Published by EH.NET (November 2006)

Mairi Maclean, Charles Harvey and Jon Press, Business Elites and Corporate Governance in France and the UK. Basingstoke: Palgrave Macmillan, 2006. xvii + 357 pp. $66 (hardcover), ISBN: 1-4039-3579-3.

Reviewed for EH.NET by Hugo Cer?n-Anaya, Department of Sociology, University of Essex.

In the current world, international corporations are able to control more human and economic resources than many nation states. The economic influence of these companies goes far beyond stock markets; they have a real impact on people’s lives, as the case of Enron showed in the U.S. In this context it is worth asking, who governs corporations? How are top executives appointed? Is economic globalization changing corporate governance practices? Mairi Maclean (University of the West of England), Charles Harvey (University of Strathclyde) and Jon Press (Bath Spa University) seek to answer these questions in a comparative study of England and France during the late twentieth and early twenty-first century.

In eight chapters the book covers issues such as the role of social elements in shaping business elites; the impact economic globalization is exerting on French and British business elites; corporate government structures; and recent transformations of corporate governance practices. These topics allow the authors to present a portrait of the men – and, to a lesser extent, women — who run the top corporations in these two countries. The contribution of this research is to expand the literature on international business; elites; social spaces; and social networks, in France and the UK. In this sense this book may appeal to business historians, economic sociologists and scholars researching elites, as well as academics analyzing social capital and networks.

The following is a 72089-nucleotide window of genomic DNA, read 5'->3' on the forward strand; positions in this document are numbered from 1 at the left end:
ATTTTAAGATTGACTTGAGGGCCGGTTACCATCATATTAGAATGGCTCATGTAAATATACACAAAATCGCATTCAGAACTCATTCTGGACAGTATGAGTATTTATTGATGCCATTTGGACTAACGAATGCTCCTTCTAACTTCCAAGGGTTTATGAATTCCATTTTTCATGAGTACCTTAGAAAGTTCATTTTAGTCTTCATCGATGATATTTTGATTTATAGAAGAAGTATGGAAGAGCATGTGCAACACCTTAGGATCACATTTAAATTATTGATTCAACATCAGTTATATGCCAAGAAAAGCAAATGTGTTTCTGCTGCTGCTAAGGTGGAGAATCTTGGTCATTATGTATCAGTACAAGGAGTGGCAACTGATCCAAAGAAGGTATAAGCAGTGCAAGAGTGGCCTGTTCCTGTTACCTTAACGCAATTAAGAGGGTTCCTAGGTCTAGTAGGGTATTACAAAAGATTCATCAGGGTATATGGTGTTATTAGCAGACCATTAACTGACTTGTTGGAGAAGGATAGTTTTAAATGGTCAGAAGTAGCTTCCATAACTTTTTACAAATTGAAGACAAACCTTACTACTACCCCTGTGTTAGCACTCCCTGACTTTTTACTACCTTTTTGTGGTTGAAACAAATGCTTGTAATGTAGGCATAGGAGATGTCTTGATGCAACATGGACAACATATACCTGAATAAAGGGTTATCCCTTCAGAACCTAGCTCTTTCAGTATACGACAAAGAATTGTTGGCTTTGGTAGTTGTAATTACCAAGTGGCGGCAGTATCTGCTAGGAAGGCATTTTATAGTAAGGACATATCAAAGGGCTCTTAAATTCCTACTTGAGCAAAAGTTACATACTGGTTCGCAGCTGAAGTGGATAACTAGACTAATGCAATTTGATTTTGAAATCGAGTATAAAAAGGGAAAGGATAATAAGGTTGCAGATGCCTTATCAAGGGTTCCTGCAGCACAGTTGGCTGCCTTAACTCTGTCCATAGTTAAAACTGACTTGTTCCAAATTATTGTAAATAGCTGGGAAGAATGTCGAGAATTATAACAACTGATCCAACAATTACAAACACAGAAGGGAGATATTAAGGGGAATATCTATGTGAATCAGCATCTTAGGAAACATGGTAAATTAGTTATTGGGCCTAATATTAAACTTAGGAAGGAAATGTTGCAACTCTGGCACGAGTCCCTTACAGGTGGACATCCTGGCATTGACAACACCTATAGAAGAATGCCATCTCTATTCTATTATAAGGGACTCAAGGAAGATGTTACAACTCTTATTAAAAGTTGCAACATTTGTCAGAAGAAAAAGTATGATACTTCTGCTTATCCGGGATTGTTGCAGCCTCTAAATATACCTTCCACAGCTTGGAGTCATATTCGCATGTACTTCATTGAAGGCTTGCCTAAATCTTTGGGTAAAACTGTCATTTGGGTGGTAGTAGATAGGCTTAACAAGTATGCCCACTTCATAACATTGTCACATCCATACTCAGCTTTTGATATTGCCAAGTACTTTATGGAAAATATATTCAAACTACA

In the Introduction the authors place their research within the context of studies of business elites. Their main objective is to analyze how governance practices (rules, regulations and practices) are influenced by national systems (business systems, structures, relationships) and ideologies (ideas, beliefs, values and assumptions) in the face of far-reaching global change. The findings of this study are based upon qualitative and quantitative data, the latter referring to statistical information about the directors of the top 100 companies in Britain and France, which is complemented by in-depth interviews.

Chapter 2, on ‘Theoretical Perspectives,’ discusses diverse theoretical approaches to the study and understanding of power and elites. The authors mainly draw ideas from Michael Foucault, Pierre Bourdieu, John Scott and Mark Granovetter. One of the main strengths of the book is precisely this attempt to understand business elites in a more complex way, taking into account social factors and national ideologies, not just economic elements. In Chapter 3, ‘Governance Regimes in Comparative Perspective,’ the authors seek to answer the question of how power works on French and British corporations, and review the main transformations experienced in corporate governance in both countries. The conclusion is that the UK and France have dealt with these matters in very different ways. For instance, British corporations have clearly separated the functions of CEOs and chairmen in different posts, whereas in France it is common to find one person simultaneously holding both roles.